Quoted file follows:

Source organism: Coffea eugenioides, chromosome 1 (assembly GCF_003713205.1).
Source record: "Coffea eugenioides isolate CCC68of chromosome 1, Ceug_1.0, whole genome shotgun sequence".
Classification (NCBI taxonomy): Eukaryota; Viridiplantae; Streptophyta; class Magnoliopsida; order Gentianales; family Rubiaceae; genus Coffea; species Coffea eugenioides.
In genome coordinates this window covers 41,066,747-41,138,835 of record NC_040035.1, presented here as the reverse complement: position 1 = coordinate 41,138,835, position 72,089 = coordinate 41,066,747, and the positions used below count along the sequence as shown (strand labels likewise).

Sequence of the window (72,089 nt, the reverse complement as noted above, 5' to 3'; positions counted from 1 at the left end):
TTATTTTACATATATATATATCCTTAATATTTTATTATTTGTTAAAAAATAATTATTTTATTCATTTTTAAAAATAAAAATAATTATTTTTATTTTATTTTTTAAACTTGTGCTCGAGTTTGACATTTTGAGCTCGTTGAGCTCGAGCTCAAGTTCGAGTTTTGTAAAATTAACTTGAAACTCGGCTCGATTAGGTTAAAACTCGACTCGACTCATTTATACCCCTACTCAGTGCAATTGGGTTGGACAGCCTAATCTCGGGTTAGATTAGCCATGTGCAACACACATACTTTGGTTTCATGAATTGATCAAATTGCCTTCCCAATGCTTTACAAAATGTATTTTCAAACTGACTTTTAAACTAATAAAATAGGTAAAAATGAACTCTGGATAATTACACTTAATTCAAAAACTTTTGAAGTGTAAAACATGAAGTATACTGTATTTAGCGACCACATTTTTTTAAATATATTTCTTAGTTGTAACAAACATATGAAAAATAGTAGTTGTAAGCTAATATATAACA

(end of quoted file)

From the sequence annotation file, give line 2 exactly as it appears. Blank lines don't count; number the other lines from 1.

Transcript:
Source record: "Coffea eugenioides isolate CCC68of chromosome 1, Ceug_1.0, whole genome shotgun sequence".